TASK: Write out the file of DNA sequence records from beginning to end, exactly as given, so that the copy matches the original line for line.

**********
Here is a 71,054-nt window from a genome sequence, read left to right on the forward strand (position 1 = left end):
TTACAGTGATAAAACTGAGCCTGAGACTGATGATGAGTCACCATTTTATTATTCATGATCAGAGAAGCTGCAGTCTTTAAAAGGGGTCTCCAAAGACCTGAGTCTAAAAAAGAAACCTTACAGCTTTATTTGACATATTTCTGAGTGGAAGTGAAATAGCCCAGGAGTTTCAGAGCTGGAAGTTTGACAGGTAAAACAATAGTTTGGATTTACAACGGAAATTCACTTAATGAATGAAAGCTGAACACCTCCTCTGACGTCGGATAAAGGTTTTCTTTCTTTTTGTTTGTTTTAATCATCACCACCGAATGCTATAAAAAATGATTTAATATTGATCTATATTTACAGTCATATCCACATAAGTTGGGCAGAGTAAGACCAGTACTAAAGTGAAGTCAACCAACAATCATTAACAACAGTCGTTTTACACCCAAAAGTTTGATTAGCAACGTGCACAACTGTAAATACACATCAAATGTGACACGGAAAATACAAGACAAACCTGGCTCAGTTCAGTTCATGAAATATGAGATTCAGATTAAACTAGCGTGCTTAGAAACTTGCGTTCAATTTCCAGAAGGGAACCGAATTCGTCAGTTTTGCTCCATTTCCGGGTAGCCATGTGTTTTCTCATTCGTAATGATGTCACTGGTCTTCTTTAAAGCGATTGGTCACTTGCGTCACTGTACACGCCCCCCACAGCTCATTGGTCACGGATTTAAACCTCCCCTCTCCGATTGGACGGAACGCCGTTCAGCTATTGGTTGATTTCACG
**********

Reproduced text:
Here is a 71,054-nt window from a genome sequence, read left to right on the forward strand (position 1 = left end):
TTACAGTGATAAAACTGAGCCTGAGACTGATGATGAGTCACCATTTTATTATTCATGATCAGAGAAGCTGCAGTCTTTAAAAGGGGTCTCCAAAGACCTGAGTCTAAAAAAGAAACCTTACAGCTTTATTTGACATATTTCTGAGTGGAAGTGAAATAGCCCAGGAGTTTCAGAGCTGGAAGTTTGACAGGTAAAACAATAGTTTGGATTTACAACGGAAATTCACTTAATGAATGAAAGCTGAACACCTCCTCTGACGTCGGATAAAGGTTTTCTTTCTTTTTGTTTGTTTTAATCATCACCACCGAATGCTATAAAAAATGATTTAATATTGATCTATATTTACAGTCATATCCACATAAGTTGGGCAGAGTAAGACCAGTACTAAAGTGAAGTCAACCAACAATCATTAACAACAGTCGTTTTACACCCAAAAGTTTGATTAGCAACGTGCACAACTGTAAATACACATCAAATGTGACACGGAAAATACAAGACAAACCTGGCTCAGTTCAGTTCATGAAATATGAGATTCAGATTAAACTAGCGTGCTTAGAAACTTGCGTTCAATTTCCAGAAGGGAACCGAATTCGTCAGTTTTGCTCCATTTCCGGGTAGCCATGTGTTTTCTCATTCGTAATGATGTCACTGGTCTTCTTTAAAGCGATTGGTCACTTGCGTCACTGTACACGCCCCCCACAGCTCATTGGTCACGGATTTAAACCTCCCCTCTCCGATTGGACGGAACGCCGTTCAGCTATTGGTTGATTTCACG